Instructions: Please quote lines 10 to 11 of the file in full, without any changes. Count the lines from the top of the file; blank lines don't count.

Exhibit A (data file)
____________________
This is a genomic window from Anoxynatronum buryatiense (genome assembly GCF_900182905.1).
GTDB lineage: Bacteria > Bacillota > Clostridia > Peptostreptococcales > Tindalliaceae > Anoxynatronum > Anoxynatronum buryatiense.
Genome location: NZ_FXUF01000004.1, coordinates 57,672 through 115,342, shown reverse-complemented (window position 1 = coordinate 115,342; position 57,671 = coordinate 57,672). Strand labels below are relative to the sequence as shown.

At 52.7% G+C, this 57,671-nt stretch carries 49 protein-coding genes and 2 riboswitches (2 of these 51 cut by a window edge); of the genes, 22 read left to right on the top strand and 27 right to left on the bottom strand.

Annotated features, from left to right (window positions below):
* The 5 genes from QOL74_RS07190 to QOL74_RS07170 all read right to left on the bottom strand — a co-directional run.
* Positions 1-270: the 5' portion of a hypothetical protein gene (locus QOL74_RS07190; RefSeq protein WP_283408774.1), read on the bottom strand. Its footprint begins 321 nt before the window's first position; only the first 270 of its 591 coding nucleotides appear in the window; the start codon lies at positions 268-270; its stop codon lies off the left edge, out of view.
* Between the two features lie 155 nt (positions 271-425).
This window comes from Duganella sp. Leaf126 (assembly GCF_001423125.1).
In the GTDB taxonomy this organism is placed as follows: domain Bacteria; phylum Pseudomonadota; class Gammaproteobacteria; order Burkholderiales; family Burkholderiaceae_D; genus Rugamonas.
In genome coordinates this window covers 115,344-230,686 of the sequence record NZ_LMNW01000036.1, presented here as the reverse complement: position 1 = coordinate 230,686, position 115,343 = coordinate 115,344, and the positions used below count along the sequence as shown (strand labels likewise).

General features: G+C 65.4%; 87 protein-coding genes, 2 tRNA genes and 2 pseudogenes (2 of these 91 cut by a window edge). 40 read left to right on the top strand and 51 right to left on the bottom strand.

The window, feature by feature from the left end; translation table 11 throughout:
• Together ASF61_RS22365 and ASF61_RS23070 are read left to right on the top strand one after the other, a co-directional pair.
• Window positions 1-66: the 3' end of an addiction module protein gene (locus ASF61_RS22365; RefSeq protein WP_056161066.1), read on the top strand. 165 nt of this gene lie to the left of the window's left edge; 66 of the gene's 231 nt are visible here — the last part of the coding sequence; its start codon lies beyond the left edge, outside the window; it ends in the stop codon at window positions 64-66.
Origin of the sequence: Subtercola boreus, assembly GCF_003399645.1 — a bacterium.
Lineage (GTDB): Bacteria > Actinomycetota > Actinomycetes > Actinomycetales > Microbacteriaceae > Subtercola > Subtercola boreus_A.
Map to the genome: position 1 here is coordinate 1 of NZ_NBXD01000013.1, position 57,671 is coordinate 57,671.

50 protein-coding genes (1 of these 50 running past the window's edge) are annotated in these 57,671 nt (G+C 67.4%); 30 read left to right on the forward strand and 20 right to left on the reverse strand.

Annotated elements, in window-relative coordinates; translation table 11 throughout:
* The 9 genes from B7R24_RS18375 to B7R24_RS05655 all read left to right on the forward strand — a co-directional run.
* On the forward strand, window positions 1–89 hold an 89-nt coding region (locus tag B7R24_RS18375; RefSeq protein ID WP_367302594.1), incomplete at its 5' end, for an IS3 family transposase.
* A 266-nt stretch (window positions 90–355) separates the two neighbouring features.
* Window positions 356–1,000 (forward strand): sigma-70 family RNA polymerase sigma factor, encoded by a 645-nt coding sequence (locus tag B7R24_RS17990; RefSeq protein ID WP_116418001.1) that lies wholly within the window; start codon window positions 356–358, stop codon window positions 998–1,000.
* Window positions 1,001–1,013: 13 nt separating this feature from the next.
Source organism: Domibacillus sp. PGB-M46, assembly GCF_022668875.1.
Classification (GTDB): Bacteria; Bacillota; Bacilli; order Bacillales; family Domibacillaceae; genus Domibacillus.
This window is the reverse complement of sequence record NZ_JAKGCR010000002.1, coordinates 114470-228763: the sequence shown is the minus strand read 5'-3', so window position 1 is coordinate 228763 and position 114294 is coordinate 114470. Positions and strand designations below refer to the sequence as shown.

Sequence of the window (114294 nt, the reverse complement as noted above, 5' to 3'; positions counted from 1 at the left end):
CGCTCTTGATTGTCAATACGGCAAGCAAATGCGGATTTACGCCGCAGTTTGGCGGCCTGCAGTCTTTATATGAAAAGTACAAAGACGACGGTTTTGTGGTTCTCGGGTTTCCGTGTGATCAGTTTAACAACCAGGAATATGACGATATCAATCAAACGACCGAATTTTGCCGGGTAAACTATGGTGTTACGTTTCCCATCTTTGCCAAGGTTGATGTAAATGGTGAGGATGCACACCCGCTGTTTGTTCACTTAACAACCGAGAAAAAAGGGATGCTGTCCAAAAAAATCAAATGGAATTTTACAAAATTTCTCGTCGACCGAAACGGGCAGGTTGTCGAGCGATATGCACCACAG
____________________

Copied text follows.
In the GTDB taxonomy this organism is placed as follows: domain Bacteria; phylum Pseudomonadota; class Gammaproteobacteria; order Burkholderiales; family Burkholderiaceae_D; genus Rugamonas.
In genome coordinates this window covers 115,344-230,686 of the sequence record NZ_LMNW01000036.1, presented here as the reverse complement: position 1 = coordinate 230,686, position 115,343 = coordinate 115,344, and the positions used below count along the sequence as shown (strand labels likewise).